the Past few seasons is upon us in
the shane of real Prince Alberts and
cutaway coats, says the New York
Herald. These two shapes are to be
the very height of fashion this fall.
8otrt6 of the swellest dress-making
establishments are showing these
garments, and I saw a woman
alighting from her coupe one day
last week arrayed in all the glory of
a new Prince Albert coat.
This garment was a tight-fitting
bodice, with the straight back and
side seums of a genuine Prince
Albert and long skirts, reaching
little below the knees of the wearer,
onen in the back, exactly as the
man's coat. Of course, there was
little touch of femininity in the
inake-UD and finish, especially in
tjie dainty lace cravat at the throat
Exertion of the mind an J inaction
of the bodv carried to excess ure
ALL WO MEW
Should know that tha jr
"Old Hunt" Remody,
j-ilirdt l-!n Fein Jl varans.. Hhoidd fce
Ir.ii et an1$efrrCfclli
fV.ateTt "Oi Tim" Pttecitaphave-stood tbe
test tr twenty jreaws. x '.
Made only by!f"r Ppenpc,Jf jjUdna Cta., Chat
Soldbt A B WAINS OlHstTr-'a- Tana,
alike destructive of the most robust
The body Is made up of purelv
organic materia' ; and if it be renewed
everyday by proper nourishment,
what can it know of advancing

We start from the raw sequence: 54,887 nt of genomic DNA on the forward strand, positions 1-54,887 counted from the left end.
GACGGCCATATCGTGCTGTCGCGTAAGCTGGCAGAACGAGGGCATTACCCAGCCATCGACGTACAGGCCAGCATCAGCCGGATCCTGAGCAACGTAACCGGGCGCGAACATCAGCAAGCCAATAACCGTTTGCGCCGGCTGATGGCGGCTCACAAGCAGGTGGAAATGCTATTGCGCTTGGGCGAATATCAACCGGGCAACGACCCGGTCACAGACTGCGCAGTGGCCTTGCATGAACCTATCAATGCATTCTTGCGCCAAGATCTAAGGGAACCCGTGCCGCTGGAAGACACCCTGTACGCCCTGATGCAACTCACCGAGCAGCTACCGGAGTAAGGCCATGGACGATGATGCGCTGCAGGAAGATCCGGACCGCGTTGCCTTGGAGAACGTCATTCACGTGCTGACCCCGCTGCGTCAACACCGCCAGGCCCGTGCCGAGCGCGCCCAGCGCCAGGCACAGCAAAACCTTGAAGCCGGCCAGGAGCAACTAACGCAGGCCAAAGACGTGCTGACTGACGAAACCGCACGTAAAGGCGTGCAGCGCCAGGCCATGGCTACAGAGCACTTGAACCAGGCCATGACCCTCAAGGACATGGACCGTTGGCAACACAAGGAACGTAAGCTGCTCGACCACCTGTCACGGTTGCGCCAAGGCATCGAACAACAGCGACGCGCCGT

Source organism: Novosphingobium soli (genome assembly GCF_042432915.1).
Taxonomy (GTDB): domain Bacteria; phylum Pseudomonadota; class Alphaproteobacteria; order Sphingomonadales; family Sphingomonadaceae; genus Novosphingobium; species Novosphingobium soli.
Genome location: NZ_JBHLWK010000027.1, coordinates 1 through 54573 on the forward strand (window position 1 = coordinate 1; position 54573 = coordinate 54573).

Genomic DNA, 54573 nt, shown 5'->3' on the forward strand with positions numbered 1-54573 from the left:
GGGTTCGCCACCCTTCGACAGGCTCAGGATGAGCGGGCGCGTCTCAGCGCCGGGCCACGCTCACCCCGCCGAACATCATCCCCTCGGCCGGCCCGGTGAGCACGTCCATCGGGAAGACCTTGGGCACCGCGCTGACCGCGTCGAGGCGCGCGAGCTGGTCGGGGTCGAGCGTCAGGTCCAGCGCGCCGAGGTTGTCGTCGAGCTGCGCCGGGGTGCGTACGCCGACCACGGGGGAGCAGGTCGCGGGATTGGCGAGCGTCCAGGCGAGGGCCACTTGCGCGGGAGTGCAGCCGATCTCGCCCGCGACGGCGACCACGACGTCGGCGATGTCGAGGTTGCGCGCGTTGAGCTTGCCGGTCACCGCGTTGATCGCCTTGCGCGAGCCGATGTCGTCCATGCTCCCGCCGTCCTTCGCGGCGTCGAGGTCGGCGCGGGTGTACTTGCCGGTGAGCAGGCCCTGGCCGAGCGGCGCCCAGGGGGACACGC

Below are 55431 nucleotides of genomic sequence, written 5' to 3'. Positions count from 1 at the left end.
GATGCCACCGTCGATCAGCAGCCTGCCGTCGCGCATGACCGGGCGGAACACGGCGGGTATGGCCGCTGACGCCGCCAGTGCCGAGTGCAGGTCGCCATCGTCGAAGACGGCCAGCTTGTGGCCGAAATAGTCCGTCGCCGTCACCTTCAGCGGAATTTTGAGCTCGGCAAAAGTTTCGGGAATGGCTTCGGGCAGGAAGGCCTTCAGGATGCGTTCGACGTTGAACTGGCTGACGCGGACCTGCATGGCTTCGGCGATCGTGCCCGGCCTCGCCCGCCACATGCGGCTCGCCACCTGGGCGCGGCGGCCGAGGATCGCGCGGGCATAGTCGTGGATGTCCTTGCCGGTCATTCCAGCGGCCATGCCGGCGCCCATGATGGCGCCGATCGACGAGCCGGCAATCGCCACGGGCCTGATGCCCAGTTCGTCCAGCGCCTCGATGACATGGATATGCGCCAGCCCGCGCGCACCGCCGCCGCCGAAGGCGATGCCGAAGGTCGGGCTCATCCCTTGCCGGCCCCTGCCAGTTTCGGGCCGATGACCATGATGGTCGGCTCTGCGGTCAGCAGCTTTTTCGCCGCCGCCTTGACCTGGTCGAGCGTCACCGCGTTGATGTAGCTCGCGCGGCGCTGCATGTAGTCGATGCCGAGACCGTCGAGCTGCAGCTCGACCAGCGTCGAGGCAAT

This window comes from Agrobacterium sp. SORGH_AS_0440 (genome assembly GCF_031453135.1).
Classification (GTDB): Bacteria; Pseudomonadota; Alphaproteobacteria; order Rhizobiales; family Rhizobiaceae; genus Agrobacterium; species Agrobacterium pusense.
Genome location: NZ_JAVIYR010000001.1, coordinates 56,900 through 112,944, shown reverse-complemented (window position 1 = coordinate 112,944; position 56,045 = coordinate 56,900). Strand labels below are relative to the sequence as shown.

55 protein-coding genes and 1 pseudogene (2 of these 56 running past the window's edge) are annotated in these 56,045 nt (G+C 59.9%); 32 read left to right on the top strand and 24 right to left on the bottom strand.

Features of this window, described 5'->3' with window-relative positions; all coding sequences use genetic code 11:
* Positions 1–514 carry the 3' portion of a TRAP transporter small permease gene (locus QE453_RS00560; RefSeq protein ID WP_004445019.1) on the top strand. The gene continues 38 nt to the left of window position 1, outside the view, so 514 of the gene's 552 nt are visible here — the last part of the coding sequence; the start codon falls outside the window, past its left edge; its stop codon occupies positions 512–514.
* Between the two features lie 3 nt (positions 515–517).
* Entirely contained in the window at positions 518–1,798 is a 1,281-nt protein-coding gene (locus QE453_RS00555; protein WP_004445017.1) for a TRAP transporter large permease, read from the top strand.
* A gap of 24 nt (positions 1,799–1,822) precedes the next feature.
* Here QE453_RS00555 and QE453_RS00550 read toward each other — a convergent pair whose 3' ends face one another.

year? The strain and ifena and
fret and worry of mental attitudes
are the largest factors iu bringing
lines into our faces and feebleness
into our limbs, and inducing general
and specific conditions of disease.
The effects are w rapped up in the
causes, and we cannot take the one
without the other
Drinking water, no matter where
found, should be tittered and boiled
before using, for it is apt to contain I
disease germ washed from water
Physical pain is "a blessing in dis
guise," a reminder that we are not
iu harmony with the original design
of our creation. It comes, like the
fire-alarm, to warn us of danger, to
ward off real evils, such as might
otherwise result In dangerous
disease or death. Pain in the brain,
stomach, muscles, the eye, etc., is
but another method of saying that